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BEST STRATEGIES FOR STUDY SMARTER

Updated: Sep 5

Do you ever feel like your study habits simply aren’t cutting it? Do you wonder what you could be doing to perform better in class and on exams? Study isn't just for the night before an assignment's due or the night before an exam.

It's never too early – or too late – to develop good study habits. The sooner you get into a good study groove, the easier everything will be and the more your chances of getting good marks will improve.Do you ever feel like your study habits simply aren’t cutting it?

This handout offers several tips on effective studying. Implementing these tips into your regular study routine will help you to efficiently and effectively learn course material.


#1. Pick a place and time

Everyone has their own idea about the best place and time to study. Whether it's your bedroom at night or the library after school, find a study space and a regular study time that works for you and stick with it.

  • Set up your study space – Your study space should be quiet, comfortable and distraction-free. It should make you feel happy and inspired.You should also keep change your place. Decorate it with your favourite pictures or objects. If you want to listen to music or burn incense, pick a space that lets you do that.

  • Find your best time – Some people work better in the morning. Others work better at night. Work out which time suits you and plan to study then. Don't study much later than your usual bedtime – pushing yourself late at night can make you too tired to study properly.


#2. Study every day

If you study a little bit every day you'll be continually reviewing things in your mind. This helps you understand things. It also helps you avoid the stress of last-minute cramming.

Early in the year an hour or two a night might be enough to stay on top of things. Later in the year you might need to study more each day.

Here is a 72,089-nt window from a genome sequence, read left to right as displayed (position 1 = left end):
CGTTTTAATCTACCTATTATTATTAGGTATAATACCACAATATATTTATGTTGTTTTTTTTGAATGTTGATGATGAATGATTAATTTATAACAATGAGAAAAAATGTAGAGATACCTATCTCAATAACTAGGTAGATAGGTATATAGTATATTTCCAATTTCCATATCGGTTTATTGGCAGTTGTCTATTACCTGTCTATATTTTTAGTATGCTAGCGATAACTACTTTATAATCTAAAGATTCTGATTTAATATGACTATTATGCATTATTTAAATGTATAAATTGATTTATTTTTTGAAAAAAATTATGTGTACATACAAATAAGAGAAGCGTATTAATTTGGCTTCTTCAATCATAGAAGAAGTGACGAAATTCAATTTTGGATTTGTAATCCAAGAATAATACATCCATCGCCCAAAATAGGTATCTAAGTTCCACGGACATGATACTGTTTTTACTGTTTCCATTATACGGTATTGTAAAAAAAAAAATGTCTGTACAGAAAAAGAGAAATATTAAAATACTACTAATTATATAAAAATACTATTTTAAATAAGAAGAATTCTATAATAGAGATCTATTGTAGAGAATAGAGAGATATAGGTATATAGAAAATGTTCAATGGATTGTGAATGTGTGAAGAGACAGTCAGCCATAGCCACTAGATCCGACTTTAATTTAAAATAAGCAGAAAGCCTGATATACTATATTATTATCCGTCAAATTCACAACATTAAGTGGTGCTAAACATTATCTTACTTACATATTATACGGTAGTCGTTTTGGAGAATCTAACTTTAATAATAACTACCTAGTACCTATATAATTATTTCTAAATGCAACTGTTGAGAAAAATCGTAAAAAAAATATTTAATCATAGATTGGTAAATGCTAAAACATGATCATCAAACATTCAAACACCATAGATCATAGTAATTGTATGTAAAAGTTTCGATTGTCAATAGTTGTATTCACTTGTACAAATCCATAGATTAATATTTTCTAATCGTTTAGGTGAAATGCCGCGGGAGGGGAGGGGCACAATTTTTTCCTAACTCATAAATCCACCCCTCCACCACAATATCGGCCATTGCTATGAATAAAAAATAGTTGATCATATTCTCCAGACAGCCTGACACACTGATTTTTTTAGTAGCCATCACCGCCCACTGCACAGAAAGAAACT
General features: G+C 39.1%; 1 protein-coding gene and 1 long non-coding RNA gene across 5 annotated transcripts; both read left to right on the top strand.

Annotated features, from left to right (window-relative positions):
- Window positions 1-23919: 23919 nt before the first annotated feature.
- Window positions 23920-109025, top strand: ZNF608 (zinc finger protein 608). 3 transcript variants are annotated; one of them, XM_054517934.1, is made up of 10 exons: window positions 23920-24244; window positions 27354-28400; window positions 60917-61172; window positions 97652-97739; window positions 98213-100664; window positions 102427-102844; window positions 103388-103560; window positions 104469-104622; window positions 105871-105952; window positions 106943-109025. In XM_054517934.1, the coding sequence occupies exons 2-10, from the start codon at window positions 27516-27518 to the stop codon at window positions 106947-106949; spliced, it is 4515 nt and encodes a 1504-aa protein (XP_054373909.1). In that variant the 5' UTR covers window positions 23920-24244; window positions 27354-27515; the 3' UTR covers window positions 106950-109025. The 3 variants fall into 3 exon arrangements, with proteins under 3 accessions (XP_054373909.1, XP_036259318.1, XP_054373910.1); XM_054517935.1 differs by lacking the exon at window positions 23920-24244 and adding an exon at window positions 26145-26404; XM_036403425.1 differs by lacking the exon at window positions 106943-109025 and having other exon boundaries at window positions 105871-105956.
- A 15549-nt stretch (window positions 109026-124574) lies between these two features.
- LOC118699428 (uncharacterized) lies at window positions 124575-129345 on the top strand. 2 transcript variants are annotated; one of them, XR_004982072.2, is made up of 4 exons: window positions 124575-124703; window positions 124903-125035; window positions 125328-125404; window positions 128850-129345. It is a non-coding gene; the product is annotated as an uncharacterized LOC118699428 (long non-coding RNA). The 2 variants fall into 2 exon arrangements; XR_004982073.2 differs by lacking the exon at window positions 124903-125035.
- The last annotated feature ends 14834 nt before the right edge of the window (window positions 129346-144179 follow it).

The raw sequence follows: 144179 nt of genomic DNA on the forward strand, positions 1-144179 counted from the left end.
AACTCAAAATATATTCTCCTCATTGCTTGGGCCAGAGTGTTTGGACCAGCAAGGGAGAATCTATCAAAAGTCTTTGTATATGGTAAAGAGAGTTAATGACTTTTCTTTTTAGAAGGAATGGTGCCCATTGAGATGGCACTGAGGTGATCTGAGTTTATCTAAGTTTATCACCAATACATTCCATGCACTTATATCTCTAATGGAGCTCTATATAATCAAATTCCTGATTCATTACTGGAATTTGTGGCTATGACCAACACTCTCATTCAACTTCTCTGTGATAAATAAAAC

If you're finding it hard to find time to study, cut back on some (but not all!) of your other activities. Prioritising study might mean spending less time online, or it might mean cutting back on shifts at work, or giving weekend sport a miss for a while.



#3. Plan your time

It helps to have some plans in motion so you can make the most of your study time.


  • Set alarms – Set alarms to remind you about your study plans. A regular reminder keeps you honest and your plans on track.

  • Use a wall planner – Stick a calendar or wall planner up so you can see it whenever you're studying. Mark it up with important dates, like exams and assignment due dates. Use it to block out your regular study timetable too.

  • Make to-do lists – Lists break tasks down into manageable chunks. At the start of the week, make a list of the things that you need to have done by the end of the week. Make a to-do list at the start of each study session too, so that you're clear about what you need to be doing with your time. 

  • Set time limits – Before you start your study session, have a look at your to-do list and give yourself a set time to spend on each task. If you don't get something done in the set time, consider whether it's the best use of your time to keep going with it, or to start working on something else.


#4. Discover your learning style

Most of us have a preferred way of learning. Get to know the learning style you're most comfortable with and study in the ways you learn best.